Correlation programs are complex and versatile, though yes—conservative—but I wonder sometimes if that isn’t just because the brethren are careful about discerning the intentions of those who raise difficult issues. Handled in the wrong or misinformed way could be disastrous, not to mention serve a malevolent spirit. The question remains on how to make room for both critics and apologetics alike—what is they’re place in the church, and how do we continue to love those whose opinions differ from our own?
Maybe I’m jumping the gun a bit, but it seems that no matter how you answer these questions, damage and offenses are bound to be present.
Today in Sunday School the teacher began the class by asking the question, “Did the Great Apostasy have to happen?” I’m pretty sure he was fishing for an affirmative answer, but I was squirming inside. Answering “yes” to such a question would affirm belief in an “interloper God,” for lack of a better term, who carefully micromanages history towards a predetermined end. That phraseology sounds bleakly Calvinistic, but I feel like this perception of God is well embraced in Mormon theology – from believing that the 1815 eruption of Mt. Tambora was precipitated by God to lead Joseph Smith’s family from Vermont to New York, to believing (in more modern times) that God will put a suitable marriage partner in our path if we ask him.
I’m not saying the above scenarios are impossible or foolish; I just have a difficult time believing in such a God. Some members are very comfortable with a God that is carefully orchestrating everything behind the scenes. This belief often comes out in such affirmations as “God is in control, so all things will work out in the end” or “God is all powerful, so he can make anything come to pass that needs be.” I can understand the desire to believe in a God who is confidently steering the world by the reigns, but I just have a difficult time making sense of it. For God to intervene in our lives on such a micro level to influence macro-level changes in the world (e.g., precipitating events like the Renaissance, Protestant Reformation, and the American Revolution to pave the way for the Restoration in the 1820s, as is commonly believed in the church) I feel would not only be insanely complex; it would also seem to necessitate, at some point, a breach of agency, or at least a manipulation of it.
I am left to believe in a more hands-off, deistic God. A God that has limits, or perhaps little to no contact with us on earth. While belief in such a God may provide a solution for some things, like the age-old problem of evil and the reason behind his noticeable silence in many of our lives, it also has its constraints. What am I to make of Christ’s atonement if he has no divinity? What am I to make of revelation and priesthood – two central concepts in Mormon theology? From a purely deistic approach, much of the theological underpinnings of religion crumble. Can’t I have a healthy medium between the two?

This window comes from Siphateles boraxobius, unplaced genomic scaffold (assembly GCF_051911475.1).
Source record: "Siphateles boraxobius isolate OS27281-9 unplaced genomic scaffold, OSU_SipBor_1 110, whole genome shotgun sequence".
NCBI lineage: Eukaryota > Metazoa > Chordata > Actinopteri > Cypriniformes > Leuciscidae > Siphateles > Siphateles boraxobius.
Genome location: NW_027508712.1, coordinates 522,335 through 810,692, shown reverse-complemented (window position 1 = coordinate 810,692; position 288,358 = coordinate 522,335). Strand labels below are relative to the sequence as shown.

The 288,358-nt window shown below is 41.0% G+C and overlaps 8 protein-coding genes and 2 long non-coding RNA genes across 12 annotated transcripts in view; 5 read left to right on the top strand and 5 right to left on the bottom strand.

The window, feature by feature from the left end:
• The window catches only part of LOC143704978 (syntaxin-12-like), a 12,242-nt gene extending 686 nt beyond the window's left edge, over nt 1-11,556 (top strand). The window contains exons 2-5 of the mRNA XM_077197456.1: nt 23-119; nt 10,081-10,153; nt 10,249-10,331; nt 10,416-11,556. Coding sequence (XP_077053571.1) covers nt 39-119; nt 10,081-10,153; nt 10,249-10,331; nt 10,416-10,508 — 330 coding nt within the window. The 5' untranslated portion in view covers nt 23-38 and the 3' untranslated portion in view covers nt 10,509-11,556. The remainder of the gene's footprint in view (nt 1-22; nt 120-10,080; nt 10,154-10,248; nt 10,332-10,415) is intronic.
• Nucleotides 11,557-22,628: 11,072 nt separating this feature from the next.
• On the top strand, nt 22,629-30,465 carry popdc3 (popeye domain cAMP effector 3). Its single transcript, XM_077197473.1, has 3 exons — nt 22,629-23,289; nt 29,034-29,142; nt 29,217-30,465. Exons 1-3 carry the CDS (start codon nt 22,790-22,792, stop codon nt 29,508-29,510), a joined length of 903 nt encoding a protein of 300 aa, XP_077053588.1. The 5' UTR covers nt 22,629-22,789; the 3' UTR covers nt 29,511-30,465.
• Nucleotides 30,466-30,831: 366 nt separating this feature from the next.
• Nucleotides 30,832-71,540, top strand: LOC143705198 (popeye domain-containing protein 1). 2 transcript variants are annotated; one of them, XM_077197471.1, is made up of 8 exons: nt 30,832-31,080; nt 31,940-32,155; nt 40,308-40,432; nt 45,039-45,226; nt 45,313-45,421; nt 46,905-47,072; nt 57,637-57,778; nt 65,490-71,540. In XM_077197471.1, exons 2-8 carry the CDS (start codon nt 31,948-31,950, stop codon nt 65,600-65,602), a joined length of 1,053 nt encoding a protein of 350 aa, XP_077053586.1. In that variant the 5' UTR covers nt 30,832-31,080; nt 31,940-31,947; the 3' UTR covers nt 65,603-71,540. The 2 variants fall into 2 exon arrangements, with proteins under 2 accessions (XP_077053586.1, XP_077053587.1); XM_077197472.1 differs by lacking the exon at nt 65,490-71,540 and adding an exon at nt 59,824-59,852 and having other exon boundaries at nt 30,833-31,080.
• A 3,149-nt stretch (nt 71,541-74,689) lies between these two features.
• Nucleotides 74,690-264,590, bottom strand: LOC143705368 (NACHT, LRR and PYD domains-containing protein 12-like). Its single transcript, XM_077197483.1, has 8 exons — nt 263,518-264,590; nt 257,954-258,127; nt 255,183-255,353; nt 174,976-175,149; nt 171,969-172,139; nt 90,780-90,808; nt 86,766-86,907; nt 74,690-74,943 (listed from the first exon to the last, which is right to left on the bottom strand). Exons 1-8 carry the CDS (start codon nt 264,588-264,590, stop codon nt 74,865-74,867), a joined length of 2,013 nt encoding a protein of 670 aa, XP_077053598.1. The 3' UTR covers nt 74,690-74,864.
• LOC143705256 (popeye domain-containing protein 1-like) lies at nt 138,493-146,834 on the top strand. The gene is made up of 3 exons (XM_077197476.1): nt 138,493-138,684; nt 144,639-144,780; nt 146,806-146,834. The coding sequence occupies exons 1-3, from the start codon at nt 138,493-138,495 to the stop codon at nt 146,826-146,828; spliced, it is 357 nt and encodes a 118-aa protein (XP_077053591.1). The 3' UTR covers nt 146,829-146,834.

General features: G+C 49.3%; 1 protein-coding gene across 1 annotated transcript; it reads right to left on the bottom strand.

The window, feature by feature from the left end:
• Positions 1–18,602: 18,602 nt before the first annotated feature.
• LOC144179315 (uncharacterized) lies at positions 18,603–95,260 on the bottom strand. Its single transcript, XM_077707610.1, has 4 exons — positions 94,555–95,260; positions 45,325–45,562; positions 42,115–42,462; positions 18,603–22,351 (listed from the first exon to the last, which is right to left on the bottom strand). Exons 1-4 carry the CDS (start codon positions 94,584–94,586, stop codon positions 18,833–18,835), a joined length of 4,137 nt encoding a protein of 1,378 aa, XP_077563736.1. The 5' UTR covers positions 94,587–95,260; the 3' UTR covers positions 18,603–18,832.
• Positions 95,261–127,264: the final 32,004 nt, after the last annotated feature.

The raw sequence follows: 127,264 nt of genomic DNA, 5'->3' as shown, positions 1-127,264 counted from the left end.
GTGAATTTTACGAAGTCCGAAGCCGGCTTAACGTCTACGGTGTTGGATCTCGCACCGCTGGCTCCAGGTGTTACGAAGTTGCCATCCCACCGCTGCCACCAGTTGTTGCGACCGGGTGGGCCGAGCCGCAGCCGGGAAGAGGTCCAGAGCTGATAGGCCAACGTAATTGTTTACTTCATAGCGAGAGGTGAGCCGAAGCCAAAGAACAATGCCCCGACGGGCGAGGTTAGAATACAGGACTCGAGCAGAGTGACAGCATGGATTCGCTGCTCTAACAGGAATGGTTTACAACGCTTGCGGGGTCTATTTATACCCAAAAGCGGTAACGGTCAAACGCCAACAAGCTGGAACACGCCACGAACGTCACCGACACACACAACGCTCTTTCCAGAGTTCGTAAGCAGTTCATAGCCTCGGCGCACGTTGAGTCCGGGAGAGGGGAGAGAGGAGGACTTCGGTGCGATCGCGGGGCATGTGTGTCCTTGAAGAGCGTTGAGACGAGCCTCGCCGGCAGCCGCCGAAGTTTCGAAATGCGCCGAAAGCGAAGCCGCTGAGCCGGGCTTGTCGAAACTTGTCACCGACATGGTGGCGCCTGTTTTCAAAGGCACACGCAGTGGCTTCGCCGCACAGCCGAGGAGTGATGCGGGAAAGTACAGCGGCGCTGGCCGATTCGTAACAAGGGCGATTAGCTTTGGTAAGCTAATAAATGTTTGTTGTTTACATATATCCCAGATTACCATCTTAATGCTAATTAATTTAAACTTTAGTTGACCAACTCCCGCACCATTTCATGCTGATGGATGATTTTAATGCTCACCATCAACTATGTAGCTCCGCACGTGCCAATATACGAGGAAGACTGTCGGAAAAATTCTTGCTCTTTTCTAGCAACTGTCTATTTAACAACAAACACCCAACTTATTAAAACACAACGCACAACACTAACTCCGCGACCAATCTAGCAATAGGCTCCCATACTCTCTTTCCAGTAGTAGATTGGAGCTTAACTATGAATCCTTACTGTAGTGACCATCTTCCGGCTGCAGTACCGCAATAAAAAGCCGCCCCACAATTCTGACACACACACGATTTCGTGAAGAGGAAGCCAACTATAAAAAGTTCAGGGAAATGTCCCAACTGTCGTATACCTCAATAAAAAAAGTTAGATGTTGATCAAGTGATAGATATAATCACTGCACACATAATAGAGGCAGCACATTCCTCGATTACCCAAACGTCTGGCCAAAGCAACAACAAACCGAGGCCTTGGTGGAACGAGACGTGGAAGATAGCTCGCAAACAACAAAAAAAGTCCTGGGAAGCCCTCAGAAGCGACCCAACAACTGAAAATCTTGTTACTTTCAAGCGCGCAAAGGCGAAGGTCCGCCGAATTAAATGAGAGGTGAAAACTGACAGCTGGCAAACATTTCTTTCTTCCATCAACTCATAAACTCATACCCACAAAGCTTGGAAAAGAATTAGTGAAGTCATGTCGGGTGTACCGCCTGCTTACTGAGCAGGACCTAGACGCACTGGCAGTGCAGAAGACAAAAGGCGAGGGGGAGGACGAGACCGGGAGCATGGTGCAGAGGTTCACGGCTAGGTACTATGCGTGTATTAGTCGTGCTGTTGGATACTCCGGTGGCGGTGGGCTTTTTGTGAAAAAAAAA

I apologize for all of the rambling in this post. As you can see, I am still trying to work out my conception of God. At the moment I’d like to believe in a God that can interact with us, but only if he has certain limitations. I can only believe in a God that works within the constraints of some universal law – not above law. The all-powerful, “micromanager” God doesn’t make sense to me. And, on the flip side, the impersonal God of deism doesn’t inspire me. I would love to hear any conclusions you have come to about God (and I promise to be respectful of all approaches).
I heard a story several years back at the Marriot Center that created an intense, existential dread in me, and it came from Elder Packer during a CES fireside.
He said, and I quote:
“We often wonder who is in charge of our lives—is it us, or (pointing heavenwards) Him? What I have come to believe after living on this earth for many years is that it’s ultimately us.”
I remember how I felt after hearing this—scared, alone, dejected. I drove home depressed that night. So much of my life had been me wanting to look over my shoulder and ask—that is, ask someone smarter, someone god-like—if what I was doing was the capital “R” right thing. And now it was up to me? To shoulder it all? Maybe I was fooled, lazy, too much enchanted—wanting someone else to dictate my life for me.
In existential philosophy they call this, “retreating to the authorities.”
The existentialists don’t mean this in some condescending or dismissive way either: what they’re getting at is—and this may have been a hidden implication of Elder Packer—is that the meaning and purpose of life isn’t freely granted to you by your parents, or the education system, or the government or even God.